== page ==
Trending News: Anger and aging don’t mix well
Have you ever been told to control your anger? Do you sometimes struggle with a short temper? Need a reason to create positive change?
If the answer is yes, I’ve got some news that you may find interesting. According to a new study published by the American Psychological Association (APA), anger may be worse than sadness as you get older. Specifically, I am talking about it contributing to increased inflammation and the risk of chronic illness.
For this investigation, scientists studied a group of adults between the ages of 53-93 over a one-week period in a community setting. Researchers recorded the participant’s frequency of feelings of sadness and anger and inquired if they had any chronic illnesses. Participants were also tested for levels of inflammation.
The study’s findings were compelling. Here’s what Dr. Carsten Wrosch, a co-author with Concordia University shared in a statement.
“We found that experiencing anger daily was related to higher levels of inflammation and chronic illness for people 80 years old and older, but not for younger seniors. Sadness, on the other hand, was not related to inflammation or chronic illness.”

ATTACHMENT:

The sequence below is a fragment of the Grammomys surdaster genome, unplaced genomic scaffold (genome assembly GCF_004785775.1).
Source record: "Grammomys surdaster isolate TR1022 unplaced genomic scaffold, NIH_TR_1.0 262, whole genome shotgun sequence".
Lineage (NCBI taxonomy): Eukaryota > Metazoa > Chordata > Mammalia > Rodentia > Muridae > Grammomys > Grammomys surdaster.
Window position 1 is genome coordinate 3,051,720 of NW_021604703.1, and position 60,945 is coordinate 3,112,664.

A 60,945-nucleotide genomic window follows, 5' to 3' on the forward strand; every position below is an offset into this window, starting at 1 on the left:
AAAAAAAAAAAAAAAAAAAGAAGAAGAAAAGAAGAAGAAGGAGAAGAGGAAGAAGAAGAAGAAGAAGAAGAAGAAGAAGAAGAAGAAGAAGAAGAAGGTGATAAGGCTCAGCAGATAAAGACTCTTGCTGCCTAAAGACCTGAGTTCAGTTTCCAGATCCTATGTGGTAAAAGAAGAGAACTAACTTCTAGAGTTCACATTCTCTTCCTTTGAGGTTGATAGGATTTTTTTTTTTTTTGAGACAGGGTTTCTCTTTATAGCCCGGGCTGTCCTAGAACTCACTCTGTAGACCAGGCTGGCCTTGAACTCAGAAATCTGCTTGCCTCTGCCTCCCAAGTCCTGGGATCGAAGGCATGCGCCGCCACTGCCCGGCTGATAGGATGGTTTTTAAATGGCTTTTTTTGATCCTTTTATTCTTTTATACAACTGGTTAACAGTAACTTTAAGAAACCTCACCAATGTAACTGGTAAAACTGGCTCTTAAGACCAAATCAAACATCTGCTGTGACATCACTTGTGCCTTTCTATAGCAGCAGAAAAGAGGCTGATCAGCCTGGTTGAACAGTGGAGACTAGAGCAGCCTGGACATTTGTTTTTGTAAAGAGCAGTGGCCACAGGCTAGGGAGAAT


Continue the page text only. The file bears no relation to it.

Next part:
The findings of this research suggest that younger people may be at less risk for anger-related chronic illness and inflammation because (on some level) they feel they still have time to develop healthy coping skills.
Conversely, older folks may feel they don’t have time to adapt. As a result, feelings anger can build, thereby negatively impacting health.
The results of this investigation suggest that for older people, it may be important to find healthier ways of discharging emotions, so they don’t become pent up. In turn, this may help to minimize the risk of developing a chronic illness.
One way to cope with anger is through mindfulness-based approaches like deep breathing and meditation. Other strategies include self-compassion, something previous studies have shown can positively influence health.
The authors of the APA study believe that education and therapy may benefit older adults by helping them to learn new skills.
Meaghan A. Barlow, the lead author of the study, offers the following in a statement: “If we better understand which negative emotions are harmful, not harmful or even beneficial to older people, we can teach them how to cope with loss in a healthy way. This may help them let go of their anger.”
How do you control your feelings? Do you take active steps to discharge your anger in healthy ways? If so, what are they? Share your comments below.